Means and ends. Motives and outcomes. Habits and desires. These are the issues of discipleship.
Your faith in Christ has in some way compelled you to do things you probably wouldn’t do otherwise: Go to church, read the Bible, confess your faults, sing out loud around other people, etc. Such things often become indicators. When we see people raise their hands during worship or lead a small group, we tend to assume something about their spiritual maturity, and likewise when we see someone sin.
Mark illustrates this in a subtle contrast of Peter‘s mother-in-law (1:29-31) and a leper (1:40-45). The outcomes are the same: Jesus heals both of them. The contrast is in their motives, which is evidenced by their response. When Jesus “came to her (Peter’s mother-in-law) and raised her up, taking her by the hand, the fever left her, and she waited on them.” What she hoped to gain by being healed was the opportunity to serve Jesus. The leper, on the other hand, takes a different course. Jesus gave him specific instruction to “see to it that you say nothing to anyone… But he went out and began to proclaim it freely and spread the news around.” His response reveals that what he really wanted from Jesus was the opportunity to get on with his life.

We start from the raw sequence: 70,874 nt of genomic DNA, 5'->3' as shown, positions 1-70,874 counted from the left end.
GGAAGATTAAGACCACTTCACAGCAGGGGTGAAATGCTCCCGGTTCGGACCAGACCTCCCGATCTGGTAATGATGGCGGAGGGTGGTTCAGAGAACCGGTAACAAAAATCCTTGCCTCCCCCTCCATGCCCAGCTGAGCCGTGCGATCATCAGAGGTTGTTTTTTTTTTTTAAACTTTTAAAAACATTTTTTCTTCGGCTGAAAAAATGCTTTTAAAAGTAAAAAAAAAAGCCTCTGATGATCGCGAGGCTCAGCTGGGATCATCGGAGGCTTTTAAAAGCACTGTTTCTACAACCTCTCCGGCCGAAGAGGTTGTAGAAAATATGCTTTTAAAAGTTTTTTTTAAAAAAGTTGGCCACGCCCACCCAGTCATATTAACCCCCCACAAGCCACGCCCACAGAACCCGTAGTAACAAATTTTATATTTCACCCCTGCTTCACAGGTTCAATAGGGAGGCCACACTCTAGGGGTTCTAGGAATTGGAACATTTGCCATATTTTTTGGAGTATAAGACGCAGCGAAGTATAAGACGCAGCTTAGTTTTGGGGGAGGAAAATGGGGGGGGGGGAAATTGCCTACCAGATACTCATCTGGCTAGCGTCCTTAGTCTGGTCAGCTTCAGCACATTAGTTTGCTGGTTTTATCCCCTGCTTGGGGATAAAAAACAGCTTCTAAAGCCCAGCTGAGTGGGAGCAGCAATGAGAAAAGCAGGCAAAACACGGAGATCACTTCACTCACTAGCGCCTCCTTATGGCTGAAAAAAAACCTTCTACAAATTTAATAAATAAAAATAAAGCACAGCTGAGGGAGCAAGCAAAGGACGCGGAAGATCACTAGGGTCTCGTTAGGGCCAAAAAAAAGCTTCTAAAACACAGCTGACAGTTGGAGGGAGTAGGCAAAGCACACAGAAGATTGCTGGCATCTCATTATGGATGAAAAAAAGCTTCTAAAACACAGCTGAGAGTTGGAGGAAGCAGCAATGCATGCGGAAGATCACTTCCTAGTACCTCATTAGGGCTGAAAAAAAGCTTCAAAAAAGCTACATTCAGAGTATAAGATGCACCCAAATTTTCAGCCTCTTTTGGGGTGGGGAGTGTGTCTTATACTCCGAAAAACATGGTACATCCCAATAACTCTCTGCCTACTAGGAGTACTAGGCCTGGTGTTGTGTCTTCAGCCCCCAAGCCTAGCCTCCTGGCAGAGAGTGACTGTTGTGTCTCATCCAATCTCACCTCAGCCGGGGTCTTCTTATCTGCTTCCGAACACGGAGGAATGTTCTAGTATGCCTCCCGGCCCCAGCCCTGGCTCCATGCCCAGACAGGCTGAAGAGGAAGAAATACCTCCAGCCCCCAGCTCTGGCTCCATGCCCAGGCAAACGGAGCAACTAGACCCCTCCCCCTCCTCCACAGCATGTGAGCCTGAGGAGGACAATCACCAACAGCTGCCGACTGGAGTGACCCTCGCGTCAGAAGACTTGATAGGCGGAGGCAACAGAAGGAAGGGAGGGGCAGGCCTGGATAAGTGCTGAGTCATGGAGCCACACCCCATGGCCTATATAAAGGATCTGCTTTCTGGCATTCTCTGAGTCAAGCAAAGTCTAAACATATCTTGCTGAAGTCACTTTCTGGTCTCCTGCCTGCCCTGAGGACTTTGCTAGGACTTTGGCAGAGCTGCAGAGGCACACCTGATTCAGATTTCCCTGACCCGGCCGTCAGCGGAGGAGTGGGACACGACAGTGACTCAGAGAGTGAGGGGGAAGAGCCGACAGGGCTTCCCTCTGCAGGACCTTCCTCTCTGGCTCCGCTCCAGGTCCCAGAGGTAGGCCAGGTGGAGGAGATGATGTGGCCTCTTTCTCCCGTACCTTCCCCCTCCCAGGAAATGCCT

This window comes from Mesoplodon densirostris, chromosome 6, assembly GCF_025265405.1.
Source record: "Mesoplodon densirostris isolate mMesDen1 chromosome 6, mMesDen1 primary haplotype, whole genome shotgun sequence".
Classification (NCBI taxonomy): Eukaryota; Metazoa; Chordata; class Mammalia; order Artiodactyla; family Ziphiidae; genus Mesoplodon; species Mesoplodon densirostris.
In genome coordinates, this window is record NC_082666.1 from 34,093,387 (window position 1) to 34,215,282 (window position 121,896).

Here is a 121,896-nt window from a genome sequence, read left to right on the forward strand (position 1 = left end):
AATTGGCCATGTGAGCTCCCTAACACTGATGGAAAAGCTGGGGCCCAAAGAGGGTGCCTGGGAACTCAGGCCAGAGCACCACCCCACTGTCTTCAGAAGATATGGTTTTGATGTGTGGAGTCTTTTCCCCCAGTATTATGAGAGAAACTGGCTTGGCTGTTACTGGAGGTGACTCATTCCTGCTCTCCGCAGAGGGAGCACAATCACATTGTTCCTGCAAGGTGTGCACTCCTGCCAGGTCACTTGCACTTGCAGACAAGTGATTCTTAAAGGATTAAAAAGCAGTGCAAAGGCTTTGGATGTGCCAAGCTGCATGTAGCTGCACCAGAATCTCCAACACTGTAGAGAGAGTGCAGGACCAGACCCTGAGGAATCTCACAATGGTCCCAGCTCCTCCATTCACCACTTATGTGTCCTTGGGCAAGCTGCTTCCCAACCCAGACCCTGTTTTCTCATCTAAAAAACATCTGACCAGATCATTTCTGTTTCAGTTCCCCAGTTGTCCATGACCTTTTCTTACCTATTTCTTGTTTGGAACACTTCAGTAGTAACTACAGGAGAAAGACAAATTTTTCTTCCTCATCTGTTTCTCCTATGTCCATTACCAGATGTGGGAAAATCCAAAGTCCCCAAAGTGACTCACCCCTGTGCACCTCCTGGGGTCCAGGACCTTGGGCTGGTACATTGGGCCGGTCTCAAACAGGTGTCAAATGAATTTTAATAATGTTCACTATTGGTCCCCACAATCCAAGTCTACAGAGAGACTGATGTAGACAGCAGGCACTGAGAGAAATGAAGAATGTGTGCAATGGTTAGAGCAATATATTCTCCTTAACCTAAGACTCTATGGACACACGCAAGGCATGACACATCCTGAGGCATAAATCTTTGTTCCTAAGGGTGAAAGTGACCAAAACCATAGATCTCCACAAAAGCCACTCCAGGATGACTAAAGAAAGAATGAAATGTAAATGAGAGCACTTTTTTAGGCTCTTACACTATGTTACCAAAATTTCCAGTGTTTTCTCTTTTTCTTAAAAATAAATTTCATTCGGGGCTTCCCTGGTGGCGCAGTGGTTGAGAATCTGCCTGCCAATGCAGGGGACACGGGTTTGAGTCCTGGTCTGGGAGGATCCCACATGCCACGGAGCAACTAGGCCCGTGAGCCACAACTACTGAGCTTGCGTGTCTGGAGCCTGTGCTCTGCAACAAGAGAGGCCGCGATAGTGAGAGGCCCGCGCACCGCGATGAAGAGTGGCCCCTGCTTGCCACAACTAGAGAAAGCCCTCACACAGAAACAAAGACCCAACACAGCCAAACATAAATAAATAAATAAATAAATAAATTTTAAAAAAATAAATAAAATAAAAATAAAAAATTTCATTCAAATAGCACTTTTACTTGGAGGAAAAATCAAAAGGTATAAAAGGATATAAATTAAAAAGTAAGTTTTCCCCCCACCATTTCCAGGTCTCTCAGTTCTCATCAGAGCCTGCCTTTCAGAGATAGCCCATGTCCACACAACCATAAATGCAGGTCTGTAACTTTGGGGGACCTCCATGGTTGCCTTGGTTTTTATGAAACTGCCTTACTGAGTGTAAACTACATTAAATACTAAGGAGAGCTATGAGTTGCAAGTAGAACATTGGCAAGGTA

If you have a terminal illness and someone heals you, you at least make sure to do one thing he asks of you, right? Well, you do if the opportunity to follow and obey him is what you wanted in the first place. But if our motivation in asking God for healing or help is really just a plea for a quick fix for our discomfort so we can get back to our normal life, then perhaps that is why sin can be so easy at times. And perhaps that is also why we pray less when things are going good.
Sometimes I don’t feel like reading the Bible, or praying, or serving, or singing. I am too often ruled by the urgent and drawn to comfort and ease. My complaining and whining is the evidence. But these moods and tendencies are not insurmountable. Jesus is able to transform them at the deepest levels of our desires if that is actually what we want. And if it is, then we can force ourselves into disciplines and habits even when we don’t feel like it, and they will become our delight so long as our aim is nothing less than that Christ be formed in us.
Lord, I’m sorry that, so often, I’m just looking for a quick fix from You. Make me a disciple whose honest desire is to serve and follow You.